The final, climactic step in the declassification of government records is not the formal removal of classification markings or even the transfer of the declassified documents to public archives. The culmination of the declassification process is when the records are finally examined by an interested reader and their contents are absorbed into the body of public knowledge.
The records themselves are mute. It is the reader who interprets them, assigns them their significance, and thereby adds value to them.
Declassification of government records can be a tedious bureaucratic process. But at its most successful, it can also be an electrifying, revelatory source of fundamental new insights.
So, for example, “The declassification of imagery from CORONA and subsequent intelligence satellite programs has inspired a revolution in landscape archaeology in the Near East,” wrote Harvard archaeologist Jason Ur in a book chapter last year.
Support for archaeological research was never intended or imagined by those who built or operated Cold War intelligence satellites. Yet “CORONA has emerged as an irreplaceable source for reconstructing ancient landscapes.”
Declassified CORONA satellite imagery “allows virtual survey of regions where ground observation would be difficult or impossible” and it has already yielded a near doubling of the number of archeological sites of interest, Dr. Ur wrote.
See Spying on the Past: Declassified Intelligence Satellite Photographs and Near Eastern Landscapes, Near Eastern Archaeology, volume 76, no. 1 (2013).
In another promising new initiative using declassified government records, historians, statisticians, computer scientists and others at Columbia University have joined forces to try to develop new ways to derive insights from such records.
Their project, known as the Declassification Engine, works to apply statistical tools and machine learning to cast new light on declassified record collections. With such tools, the project believes it will be able to characterize declassified records in meaningful new ways.
Near-term objectives include the attribution of authorship to anonymous documents, identifying patterns of secrecy in previously redacted text, and correlating the production of (de)classified diplomatic cables with international events in order to help uncover significant events that may have gone unrecognized. Another seemingly mundane but vital goal that is coming within reach is to enable the cost-effective digitization of documents that are in non-standard formats or that are not entirely legible.
“The long-range goal is to create a cloud-based virtual archive,” according to the project website. “It would aggregate the digitized documents now scattered across dozens of different repositories, offer a place for scholars and journalists to upload their own archival finds, and provide a range of visualization and attribution tools to advance research on the history, and future, of world politics.”
See also The Ghost Files by David J. Craig, Columbia Magazine, Winter 2013-14.
For now, however, these kinds of innovative approaches to the exploitation of classified documents stand out as novelties. They are still exceptions to the conventional rule.
Even when declassification is successfully accomplished, many — probably most — declassified records go unexamined by researchers and other members of the public.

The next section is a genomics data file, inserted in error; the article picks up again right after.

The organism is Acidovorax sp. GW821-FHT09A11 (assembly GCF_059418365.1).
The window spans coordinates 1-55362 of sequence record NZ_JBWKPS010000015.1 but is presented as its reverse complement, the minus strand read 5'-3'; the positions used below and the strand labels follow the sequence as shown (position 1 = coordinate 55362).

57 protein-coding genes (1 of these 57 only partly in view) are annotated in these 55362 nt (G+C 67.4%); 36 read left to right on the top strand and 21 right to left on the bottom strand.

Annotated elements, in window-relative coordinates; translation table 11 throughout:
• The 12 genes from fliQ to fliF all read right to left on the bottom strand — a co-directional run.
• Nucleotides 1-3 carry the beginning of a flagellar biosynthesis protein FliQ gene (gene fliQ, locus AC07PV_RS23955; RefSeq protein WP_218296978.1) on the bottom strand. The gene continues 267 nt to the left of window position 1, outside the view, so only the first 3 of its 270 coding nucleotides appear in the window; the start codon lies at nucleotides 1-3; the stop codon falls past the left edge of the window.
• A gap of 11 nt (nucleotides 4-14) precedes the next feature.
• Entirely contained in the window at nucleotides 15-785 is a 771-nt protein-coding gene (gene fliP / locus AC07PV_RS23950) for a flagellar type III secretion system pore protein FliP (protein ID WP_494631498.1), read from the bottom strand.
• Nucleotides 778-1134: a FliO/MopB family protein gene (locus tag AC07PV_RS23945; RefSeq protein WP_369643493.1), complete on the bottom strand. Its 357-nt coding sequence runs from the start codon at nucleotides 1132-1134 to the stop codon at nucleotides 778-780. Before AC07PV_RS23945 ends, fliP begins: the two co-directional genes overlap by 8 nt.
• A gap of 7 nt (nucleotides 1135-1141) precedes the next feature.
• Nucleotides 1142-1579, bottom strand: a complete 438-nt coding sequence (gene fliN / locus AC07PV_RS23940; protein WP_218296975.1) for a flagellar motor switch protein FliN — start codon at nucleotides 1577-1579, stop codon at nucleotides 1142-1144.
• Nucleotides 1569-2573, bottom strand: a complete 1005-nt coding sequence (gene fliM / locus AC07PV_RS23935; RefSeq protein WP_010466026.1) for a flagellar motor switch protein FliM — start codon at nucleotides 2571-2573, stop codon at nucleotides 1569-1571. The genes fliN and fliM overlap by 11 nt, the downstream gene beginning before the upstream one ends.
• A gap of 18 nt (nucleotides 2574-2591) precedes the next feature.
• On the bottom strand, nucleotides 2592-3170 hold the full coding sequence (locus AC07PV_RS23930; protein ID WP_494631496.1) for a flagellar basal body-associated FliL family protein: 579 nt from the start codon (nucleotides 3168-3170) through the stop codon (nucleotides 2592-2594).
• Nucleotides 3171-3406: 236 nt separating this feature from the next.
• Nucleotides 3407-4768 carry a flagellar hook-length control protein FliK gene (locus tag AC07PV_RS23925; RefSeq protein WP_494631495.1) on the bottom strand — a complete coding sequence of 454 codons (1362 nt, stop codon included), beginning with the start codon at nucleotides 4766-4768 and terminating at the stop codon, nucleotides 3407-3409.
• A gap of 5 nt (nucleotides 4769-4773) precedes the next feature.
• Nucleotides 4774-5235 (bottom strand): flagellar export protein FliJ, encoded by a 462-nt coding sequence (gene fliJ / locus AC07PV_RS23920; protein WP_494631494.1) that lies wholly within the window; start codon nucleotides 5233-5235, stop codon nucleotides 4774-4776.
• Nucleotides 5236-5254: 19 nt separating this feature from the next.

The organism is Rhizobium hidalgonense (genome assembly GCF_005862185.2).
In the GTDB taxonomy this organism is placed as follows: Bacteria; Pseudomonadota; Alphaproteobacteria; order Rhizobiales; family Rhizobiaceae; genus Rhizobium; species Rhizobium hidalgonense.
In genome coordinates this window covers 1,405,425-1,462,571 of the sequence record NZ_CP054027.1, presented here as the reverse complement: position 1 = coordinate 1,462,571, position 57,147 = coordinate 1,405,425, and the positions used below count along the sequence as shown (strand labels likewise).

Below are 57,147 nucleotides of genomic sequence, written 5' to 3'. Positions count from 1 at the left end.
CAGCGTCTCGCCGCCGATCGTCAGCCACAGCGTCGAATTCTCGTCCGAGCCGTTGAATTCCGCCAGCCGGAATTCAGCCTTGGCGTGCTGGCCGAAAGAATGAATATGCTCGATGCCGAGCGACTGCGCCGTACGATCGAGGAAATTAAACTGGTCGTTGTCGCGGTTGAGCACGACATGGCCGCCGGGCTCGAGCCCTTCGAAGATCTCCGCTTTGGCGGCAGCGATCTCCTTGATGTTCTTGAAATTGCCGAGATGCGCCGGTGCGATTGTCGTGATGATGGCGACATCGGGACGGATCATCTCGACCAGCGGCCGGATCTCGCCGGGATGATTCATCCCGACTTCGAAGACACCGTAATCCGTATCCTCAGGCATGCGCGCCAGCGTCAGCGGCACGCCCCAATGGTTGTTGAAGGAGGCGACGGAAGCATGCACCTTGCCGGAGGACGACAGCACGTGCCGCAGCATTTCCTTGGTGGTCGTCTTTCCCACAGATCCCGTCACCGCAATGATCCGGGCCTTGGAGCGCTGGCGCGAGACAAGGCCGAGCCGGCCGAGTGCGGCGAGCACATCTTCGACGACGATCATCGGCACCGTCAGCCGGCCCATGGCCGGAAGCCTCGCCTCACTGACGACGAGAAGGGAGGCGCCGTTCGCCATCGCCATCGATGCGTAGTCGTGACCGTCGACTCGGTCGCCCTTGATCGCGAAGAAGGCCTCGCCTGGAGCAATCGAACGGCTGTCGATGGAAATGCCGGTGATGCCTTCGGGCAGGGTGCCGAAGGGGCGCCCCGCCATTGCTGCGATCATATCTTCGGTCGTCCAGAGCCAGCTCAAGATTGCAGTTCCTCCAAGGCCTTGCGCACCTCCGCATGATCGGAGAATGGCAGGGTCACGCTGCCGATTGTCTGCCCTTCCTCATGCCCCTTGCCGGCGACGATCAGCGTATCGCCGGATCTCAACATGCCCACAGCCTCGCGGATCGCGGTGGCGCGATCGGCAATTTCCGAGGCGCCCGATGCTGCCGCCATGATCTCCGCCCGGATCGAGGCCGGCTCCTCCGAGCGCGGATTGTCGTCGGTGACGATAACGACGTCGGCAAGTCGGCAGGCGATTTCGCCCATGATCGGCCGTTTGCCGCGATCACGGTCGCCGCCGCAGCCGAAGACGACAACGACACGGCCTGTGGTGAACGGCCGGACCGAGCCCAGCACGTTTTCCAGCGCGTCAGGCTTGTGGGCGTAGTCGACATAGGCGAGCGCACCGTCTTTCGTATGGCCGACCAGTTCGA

This is partly a resource issue, said William J. Bosanko, the chief operating officer of the National Archives and Records Administration. NARA’s holdings have quadrupled in the last few decades, while its staff support has remained close to level. As a result, archivists have been unable to produce detailed indexing of many incoming records so as to make them easily “discoverable.”
At the same time, there seem to be fewer and fewer individual researchers that are inclined to delve deeply into archived collections of hardcopy records. It appears that many of them — many of us — have become habituated instead to the instant gratification of online access. (There are, however, backlogs of FOIA and mandatory declassification review requests.)
The upshot is that “there are lots of [record] series never used by the public,” said Mr. Bosanko. He noted that this is true of both declassified records and of records that were never classified.
This neglect is not a reflection on the contents of those records, which are endlessly rich. “There is a huge, vast treasure trove of fascinating stories waiting to be revealed” at the National Archives, Mr. Bosanko said. But they continue to wait.
Another persistent problem is the erratic, often illogical character of the declassification process.
The Department of Defense recently sought to redact the well-known fact that there were U.S. missiles deployed in Turkey during the Cuban Missile Crisis in 1962. This and other “inane and contradictory declassification actions” were highlighted recently by the non-profit National Security Archive.
“It is a waste of resources and a sign of a seriously defective declassification system when reviewers redact 50-year-old documents when nothing about them is sensitive,” wrote William Burr of the National Security Archive. See Dubious Secrets of the Cuban Missile Crisis, February 21, 2014.
As with classification, so too with declassification: new oversight procedures are needed to prevent egregious errors and to promote more discriminating judgment.
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